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Adam Adamant Lives!

We’ve recently been watching the surviving episodes of Adam Adamant Lives! – that iconic British television series first broadcast in 1966-67.Adam Adamant Lives! - The Complete Collection (5 Disc Box Set) [1966] [DVD]

I say, surviving episodes, for about half the episodes from the two series have been lost, the recording tapes wiped by the BBC soon after original broadcast. What survives makes you yearn for what we cannot see. The BBC is still searching for lost episodes of this and other programmes. See their website and contact them if you can help. Some taped episodes were transferred to film for foreign sales and it’s quite possible that some survived.

For those who haven’t met Adam Adamant, the premise is simple: Adam Adamant is a gentleman adventurer at the end of Queen Victoria’s reign. In 1902, he is lured into a trap by Louise – the woman in his life – and a masked villain called The Face. He is frozen in a block of ice and emerges in 1966, to face a very different world, an England that is truly swinging.

Being a Victorian gentlemen, in every sense of the world, courteous to women, shocked by some of the modernities of life in 1966, there is a great deal of fun to be had here, as Adam is called upon to help fight present-day evils and villains and re-encounter some old enemies.

He is helped in this task by a 1960s girl called Georgina Jones, an admirer of the adventures of the historic Adam, who has a penchant for crashing into his cases, and a valet William E. Simms, whose provides us with cynical limericks and a supposed detestation of Miss Jones.

This sort of series succeeds or falls on the casting of the leads. Gerald Harper, as Adam, is the very epitome of the English gentleman, suave and handsome, polite and brave. Juliet Harmer, as Georgina, is so 1960s girl it’s quite incredible. She sums up that whole very colourful era and is real fun. Jack May is terrific as Simms, often stealing his scenes.

Adam is a superb fighter, both with fisticuffs and his sword-stick. I remember watching this as a boy and quite envying the sword-stick. This image of a man in a cape with one of those deadly weapons, never quite vanished from my mind, as you’ll know if you’ve read my novel The Shadow of William Quest, which owes something to the notion of similarly-armed gentlemen adventurers – though my Quest is nowhere near as pleasant to people as Adam Adamant.

Much of the joy of Adam Adamant Lives! is revisiting the 1960s, the last optimistic decade for us Britons, before it all started to go downhill. A time when it was taken for granted that there would be social justice and the world would become a better place. Ah, well… But how lovely to have programmes such as this, to see London again before it was wrecked by skyscrapers, the fashions of the time, the Mini car that Adam drives. And the lovely thought of Adam reconstructing his Victorian home on top of a multi-storey car park!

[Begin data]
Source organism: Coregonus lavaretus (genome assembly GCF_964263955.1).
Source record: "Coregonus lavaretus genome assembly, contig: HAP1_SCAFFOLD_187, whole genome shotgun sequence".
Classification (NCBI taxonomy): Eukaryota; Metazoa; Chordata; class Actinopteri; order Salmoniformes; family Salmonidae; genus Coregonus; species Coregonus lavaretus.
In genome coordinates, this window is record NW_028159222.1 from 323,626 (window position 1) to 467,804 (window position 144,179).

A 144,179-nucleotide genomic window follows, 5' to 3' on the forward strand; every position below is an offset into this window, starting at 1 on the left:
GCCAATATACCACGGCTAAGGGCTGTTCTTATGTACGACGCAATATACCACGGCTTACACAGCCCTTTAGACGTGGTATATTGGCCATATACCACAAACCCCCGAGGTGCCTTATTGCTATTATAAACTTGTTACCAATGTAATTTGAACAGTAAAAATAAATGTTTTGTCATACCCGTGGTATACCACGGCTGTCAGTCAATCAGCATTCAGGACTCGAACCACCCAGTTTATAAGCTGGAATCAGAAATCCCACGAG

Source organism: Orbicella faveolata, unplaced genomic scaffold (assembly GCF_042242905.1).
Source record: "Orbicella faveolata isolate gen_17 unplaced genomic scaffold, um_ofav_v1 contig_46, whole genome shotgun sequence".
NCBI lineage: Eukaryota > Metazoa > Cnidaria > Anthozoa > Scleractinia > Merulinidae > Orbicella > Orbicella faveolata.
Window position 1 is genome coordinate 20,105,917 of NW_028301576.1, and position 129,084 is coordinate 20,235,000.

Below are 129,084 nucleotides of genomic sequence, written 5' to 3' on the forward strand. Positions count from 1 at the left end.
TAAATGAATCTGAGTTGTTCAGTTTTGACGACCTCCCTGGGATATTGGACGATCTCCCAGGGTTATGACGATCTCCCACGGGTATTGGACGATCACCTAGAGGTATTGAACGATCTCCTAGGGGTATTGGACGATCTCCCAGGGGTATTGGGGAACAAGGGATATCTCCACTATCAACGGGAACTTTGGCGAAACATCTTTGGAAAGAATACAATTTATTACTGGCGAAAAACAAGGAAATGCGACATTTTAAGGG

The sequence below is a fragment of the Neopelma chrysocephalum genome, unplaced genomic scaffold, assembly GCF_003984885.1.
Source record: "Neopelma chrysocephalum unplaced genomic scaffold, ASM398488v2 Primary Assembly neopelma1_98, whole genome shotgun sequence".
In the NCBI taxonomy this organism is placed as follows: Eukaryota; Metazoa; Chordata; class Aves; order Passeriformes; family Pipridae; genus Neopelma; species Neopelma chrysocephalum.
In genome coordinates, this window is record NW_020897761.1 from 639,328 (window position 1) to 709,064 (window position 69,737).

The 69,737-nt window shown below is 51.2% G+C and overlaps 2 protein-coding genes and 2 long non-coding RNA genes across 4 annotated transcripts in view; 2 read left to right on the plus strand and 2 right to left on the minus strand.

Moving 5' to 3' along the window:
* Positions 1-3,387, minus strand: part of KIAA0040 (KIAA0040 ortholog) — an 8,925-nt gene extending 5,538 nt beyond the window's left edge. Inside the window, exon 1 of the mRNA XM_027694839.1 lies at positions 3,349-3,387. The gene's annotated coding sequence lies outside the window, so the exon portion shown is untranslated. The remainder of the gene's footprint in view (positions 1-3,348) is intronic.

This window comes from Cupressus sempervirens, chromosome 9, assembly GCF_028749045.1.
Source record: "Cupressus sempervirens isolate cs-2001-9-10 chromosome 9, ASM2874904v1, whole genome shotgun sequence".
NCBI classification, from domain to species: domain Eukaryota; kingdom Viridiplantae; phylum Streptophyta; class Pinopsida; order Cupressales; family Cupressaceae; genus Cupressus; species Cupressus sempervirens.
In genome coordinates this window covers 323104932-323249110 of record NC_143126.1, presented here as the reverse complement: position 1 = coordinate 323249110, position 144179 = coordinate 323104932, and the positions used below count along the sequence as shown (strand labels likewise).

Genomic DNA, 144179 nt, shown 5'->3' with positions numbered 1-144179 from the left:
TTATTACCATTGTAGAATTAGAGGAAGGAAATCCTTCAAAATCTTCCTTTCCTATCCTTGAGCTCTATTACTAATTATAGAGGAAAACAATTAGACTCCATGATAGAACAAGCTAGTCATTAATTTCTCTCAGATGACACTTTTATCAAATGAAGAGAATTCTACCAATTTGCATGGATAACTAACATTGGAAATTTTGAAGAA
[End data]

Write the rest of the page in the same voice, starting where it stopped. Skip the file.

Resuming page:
All this and terrific adventures too. The stories hold up really well, and there are a number of familiar acting faces both as friends and enemies. With Adam Adamant Lives! there was a crossover of production staff and writers, with other great series of the time, such as The Avengers and Doctor Who. The basic idea seems to have come from Sydney Newman, the producer was Verity Lambert, writers include Tony Williamson and Brian Clemens. If you love The Avengers you should enjoy Adam Adamant Lives!

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Patrick Macnee RIP

Patrick Macnee RIP
We were very saddened to hear of the death of the actor Patrick Macnee, star of the classic television “The Avengers” at the grand age of 93.

This quintessential English-born actor almost defined the word ‘gentleman’, in his role of John Steed in that ground-breaking series, so much a part of life to anyone who grew up in the 1960s. “The Avengers” started as a fairly traditional spy and crime programme, but then broke its own boundaries as it transformed into a series that mixed fantasy and reality with great aplomb.

It featured most of the great actors of the period, and gave us an unforgettable line-up of co-stars including originally Ian Hendry, who was actually the lead in early episodes, Honor Blackman as Cathy Gale, Diana Rigg as Emma Peel and Linda Thorson as Tara King.

But Patrick Macnee’s John Steed was never eclipsed by any of these talents. His Steed was probably the coolest character in the history of British television. A man who could emerge from a fight without a crease in his immaculately tailored suit, bowler hat still in place and umbrella to hand.

Patrick Macnee played many interesting roles over the course of a long career, including films such as “The Battle of the River Plate”, “The Howling” and “The Sea Wolves”, and was a staple in American TV programmes for many years, appearing as a guest star in a great many series. He played Dr Watson to the Sherlock Holmes of two old friends, Roger Moore and Christopher Lee. He acted in “Hamlet” with Lee when he was a pupil at Eton.

But it is as Steed that he will be remembered. An unforgettable character played by an actor who was every bit as iconic as the role he played.

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